More than ever, it seems that there is such a strong sentiment against a Penske or Ganassi car winning a race in the Verizon IndyCar Series, that some say it is turning people away from the series in general.
When the weather forecast for Sunday’s Honda Indy Toronto made it apparent that the race would be another event affected by rain, I wondered what the Verizon IndyCar Series could do to catch a break. The race weekend at NOLA was all but a total washout, first day qualifying for the Indianapolis 500 never happened and both races at Detroit were greatly affected by rain. Add to that the fact that last year’s double-header at Toronto had to be run in one day due to heavy rains on Saturday.
The Verizon IndyCar Series heads north of the border to one of my favorite cities – Toronto. I sound like I’m a frequent visitor there. In all honesty, I’ve been there twice in my life – once in 1972 as a teenager, and then twenty years ago in 1995. So I would be less than genuine if I gave the impression that I’m a world traveler.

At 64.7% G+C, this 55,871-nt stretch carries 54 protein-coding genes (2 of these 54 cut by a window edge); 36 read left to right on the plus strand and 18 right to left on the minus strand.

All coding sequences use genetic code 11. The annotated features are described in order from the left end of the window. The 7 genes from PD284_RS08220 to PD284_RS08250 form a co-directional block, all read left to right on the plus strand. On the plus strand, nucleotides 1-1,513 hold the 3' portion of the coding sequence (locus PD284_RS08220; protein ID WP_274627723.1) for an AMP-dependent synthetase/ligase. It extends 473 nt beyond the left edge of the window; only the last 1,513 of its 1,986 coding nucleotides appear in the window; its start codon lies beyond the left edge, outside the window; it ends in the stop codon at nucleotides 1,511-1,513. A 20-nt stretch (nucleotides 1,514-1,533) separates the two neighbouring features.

Apparently, the divide within the Verizon IndyCar Series is much deeper than I thought. Either that or my definition of a good race has veered from that of most IndyCar fans of today. Last week, I was slammed for being negative in my description of the races at Belle Isle and double-headers in general.
We are in what I call the roller-coaster portion of the schedule. In a two-week period, the Verizon IndyCar Series has gone from my favorite race track on the schedule, to my least favorite (Belle Isle) and then to a track that is either my second or third favorite venue – Texas Motor Speedway. For those wondering which track might be tied with Texas for my second favorite track – it’s Iowa Speedway.
When dissecting open-wheel racing’s fall from grace in the eye of the American public over the past quarter-century, many cite the retirement of so many of the sports stars and legends in a very short period. I don’t know that I necessarily agree with the assessment that the disappearance of so many drivers from the sport spelled doom and gloom; but it certainly didn’t help.